How to stay safe online when sharing selfies and 'checking in'

- The world has become selfie-obsessed, taking and sharing more than a million selfies every single day.

With a click of your smartphone camera, you can quickly capture a great memory and share it with your friends and family -- but that photo may also be just what the bad guys want.

Dr. Safiya Noble, an assistant professor at UCLA’s Department of Information Studies, tells FOX 11 that many people are unaware of the amount of personal information they send with every photo shared. She calls having a smartphone in your pocket as "a map to every single place that you go and everywhere you've been."

"If I sent you a picture of myself by text and you open that photo in an application like iPhoto for Apple, you'd be able to find out the GPS coordinates of where I took that," Noble explained. "So let's say we're dating, and I just sent you this picture like, 'This is what I look like' but I send it from my bedroom, now you, a person that I'm just getting to know, know where I live."

The same applies to posting a selfie on social media platforms like Instagram, Twitter and Facebook. Not to mention, "checking in" at establishments online can notify potential burglars that you aren't home.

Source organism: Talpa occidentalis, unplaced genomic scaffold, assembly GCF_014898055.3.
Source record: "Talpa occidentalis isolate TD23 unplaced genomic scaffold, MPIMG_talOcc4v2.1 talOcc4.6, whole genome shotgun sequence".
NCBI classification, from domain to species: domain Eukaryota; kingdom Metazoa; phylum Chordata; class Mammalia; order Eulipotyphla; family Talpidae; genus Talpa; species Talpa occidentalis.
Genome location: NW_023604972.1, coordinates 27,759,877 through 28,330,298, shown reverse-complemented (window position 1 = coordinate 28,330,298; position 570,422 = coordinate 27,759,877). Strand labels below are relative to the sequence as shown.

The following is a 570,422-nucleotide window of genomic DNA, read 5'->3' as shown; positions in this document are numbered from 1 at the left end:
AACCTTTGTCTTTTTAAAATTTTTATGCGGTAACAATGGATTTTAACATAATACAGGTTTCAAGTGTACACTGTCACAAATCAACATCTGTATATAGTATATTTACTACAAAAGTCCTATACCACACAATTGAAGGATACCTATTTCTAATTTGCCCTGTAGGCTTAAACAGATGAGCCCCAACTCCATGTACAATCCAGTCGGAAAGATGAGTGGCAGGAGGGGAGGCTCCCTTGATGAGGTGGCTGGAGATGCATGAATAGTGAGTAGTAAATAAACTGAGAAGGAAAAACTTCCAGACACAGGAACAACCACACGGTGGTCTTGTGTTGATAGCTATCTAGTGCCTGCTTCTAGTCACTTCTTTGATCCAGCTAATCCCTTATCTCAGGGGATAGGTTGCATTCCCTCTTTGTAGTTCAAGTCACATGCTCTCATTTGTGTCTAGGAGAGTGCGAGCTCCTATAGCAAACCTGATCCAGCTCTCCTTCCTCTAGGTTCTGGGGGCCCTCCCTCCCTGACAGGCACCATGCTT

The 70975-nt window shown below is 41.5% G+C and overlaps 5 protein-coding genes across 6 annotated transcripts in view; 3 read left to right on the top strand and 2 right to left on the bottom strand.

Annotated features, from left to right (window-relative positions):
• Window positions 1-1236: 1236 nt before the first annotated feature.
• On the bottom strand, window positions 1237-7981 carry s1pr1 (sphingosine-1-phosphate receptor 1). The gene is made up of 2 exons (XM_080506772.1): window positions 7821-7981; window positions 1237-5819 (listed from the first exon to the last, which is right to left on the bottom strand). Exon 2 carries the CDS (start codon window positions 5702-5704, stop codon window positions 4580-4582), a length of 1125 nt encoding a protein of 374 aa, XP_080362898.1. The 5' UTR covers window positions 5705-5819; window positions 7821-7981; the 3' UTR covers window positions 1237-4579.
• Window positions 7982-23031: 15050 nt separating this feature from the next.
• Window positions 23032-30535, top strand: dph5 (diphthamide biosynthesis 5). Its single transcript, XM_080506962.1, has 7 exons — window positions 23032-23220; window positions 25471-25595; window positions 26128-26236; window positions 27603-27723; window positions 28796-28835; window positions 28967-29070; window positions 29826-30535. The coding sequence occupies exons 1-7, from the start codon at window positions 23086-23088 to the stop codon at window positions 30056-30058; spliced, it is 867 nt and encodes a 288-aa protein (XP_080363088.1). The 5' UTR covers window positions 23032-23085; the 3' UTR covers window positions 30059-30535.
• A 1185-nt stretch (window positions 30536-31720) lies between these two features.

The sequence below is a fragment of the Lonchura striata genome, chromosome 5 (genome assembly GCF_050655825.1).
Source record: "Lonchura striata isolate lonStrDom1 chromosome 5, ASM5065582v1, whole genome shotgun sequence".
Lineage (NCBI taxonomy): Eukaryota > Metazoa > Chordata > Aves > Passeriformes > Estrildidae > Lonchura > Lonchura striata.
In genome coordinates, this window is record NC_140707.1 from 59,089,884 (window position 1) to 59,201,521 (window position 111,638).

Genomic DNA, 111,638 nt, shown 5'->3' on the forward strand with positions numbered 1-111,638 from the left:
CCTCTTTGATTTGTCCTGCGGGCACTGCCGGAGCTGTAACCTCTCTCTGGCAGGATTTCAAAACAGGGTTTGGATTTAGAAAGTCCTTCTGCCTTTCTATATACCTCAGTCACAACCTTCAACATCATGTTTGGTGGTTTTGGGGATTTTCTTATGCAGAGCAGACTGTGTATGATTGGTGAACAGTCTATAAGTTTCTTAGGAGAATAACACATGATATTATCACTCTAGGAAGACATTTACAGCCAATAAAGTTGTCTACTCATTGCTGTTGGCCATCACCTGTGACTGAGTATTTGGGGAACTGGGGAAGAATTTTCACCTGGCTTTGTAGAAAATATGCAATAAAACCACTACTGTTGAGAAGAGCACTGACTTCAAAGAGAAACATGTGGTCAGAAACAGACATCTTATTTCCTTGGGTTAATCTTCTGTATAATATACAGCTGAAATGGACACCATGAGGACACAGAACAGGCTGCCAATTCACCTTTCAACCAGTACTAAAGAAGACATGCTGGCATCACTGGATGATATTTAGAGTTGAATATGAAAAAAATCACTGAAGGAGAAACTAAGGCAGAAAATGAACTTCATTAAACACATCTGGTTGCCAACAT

"We have to also remember that these social media platforms acculturate us to sharing, sharing, sharing because they make a lot of money off of our content that we're sharing. So we are in fact the product in these big social media platforms, and we need to be thoughtful about whether we want to make our lives for sale, our every move, our location, our hobbies, and even kind of our intimate secrets, if we want those to be commodities on the Internet," Noble added.

So how can you protect yourself without completely going off the grid? Here are a couple tips to follow:

-Turn off your phone's location feature on Android and iOS.

-Make sure the location is not being shared on social platforms automatically.

-Avoid "checking in" to places in real-time.

Once you share that selfie with good lighting, know that it is no longer private.

If you want to learn more about digital privacy, both LibraryFreedomProject.org and EFF.org have great resources available.

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